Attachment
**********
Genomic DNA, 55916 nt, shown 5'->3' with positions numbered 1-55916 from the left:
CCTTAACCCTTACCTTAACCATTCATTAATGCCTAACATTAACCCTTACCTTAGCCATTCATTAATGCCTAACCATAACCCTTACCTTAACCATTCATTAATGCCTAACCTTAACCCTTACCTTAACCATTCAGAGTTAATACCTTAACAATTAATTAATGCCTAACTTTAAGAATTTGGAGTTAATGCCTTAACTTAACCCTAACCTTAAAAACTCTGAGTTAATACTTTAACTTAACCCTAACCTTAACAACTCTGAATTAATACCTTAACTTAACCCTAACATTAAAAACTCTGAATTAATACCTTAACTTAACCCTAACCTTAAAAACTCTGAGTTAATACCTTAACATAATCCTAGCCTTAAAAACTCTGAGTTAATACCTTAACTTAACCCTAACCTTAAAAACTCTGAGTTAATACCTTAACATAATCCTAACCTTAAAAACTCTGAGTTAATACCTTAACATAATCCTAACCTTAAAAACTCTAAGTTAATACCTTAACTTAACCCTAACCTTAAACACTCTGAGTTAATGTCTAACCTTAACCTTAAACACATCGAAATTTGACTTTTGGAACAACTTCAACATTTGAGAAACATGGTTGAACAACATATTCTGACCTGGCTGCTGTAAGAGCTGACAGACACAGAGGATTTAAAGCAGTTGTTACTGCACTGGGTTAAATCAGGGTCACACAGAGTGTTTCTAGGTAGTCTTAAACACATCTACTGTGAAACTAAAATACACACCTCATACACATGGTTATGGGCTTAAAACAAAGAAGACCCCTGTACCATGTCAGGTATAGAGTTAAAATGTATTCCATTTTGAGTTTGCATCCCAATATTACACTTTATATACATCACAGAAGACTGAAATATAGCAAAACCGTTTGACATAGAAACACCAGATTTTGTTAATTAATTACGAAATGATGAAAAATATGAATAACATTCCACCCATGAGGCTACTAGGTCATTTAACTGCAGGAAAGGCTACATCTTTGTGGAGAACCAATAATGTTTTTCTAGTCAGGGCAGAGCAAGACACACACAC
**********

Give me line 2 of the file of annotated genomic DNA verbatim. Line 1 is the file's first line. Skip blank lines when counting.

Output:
CCTTAACCCTTACCTTAACCATTCATTAATGCCTAACATTAACCCTTACCTTAGCCATTCATTAATGCCTAACCATAACCCTTACCTTAACCATTCATTAATGCCTAACCTTAACCCTTACCTTAACCATTCAGAGTTAATACCTTAACAATTAATTAATGCCTAACTTTAAGAATTTGGAGTTAATGCCTTAACTTAACCCTAACCTTAAAAACTCTGAGTTAATACTTTAACTTAACCCTAACCTTAACAACTCTGAATTAATACCTTAACTTAACCCTAACATTAAAAACTCTGAATTAATACCTTAACTTAACCCTAACCTTAAAAACTCTGAGTTAATACCTTAACATAATCCTAGCCTTAAAAACTCTGAGTTAATACCTTAACTTAACCCTAACCTTAAAAACTCTGAGTTAATACCTTAACATAATCCTAACCTTAAAAACTCTGAGTTAATACCTTAACATAATCCTAACCTTAAAAACTCTAAGTTAATACCTTAACTTAACCCTAACCTTAAACACTCTGAGTTAATGTCTAACCTTAACCTTAAACACATCGAAATTTGACTTTTGGAACAACTTCAACATTTGAGAAACATGGTTGAACAACATATTCTGACCTGGCTGCTGTAAGAGCTGACAGACACAGAGGATTTAAAGCAGTTGTTACTGCACTGGGTTAAATCAGGGTCACACAGAGTGTTTCTAGGTAGTCTTAAACACATCTACTGTGAAACTAAAATACACACCTCATACACATGGTTATGGGCTTAAAACAAAGAAGACCCCTGTACCATGTCAGGTATAGAGTTAAAATGTATTCCATTTTGAGTTTGCATCCCAATATTACACTTTATATACATCACAGAAGACTGAAATATAGCAAAACCGTTTGACATAGAAACACCAGATTTTGTTAATTAATTACGAAATGATGAAAAATATGAATAACATTCCACCCATGAGGCTACTAGGTCATTTAACTGCAGGAAAGGCTACATCTTTGTGGAGAACCAATAATGTTTTTCTAGTCAGGGCAGAGCAAGACACACACAC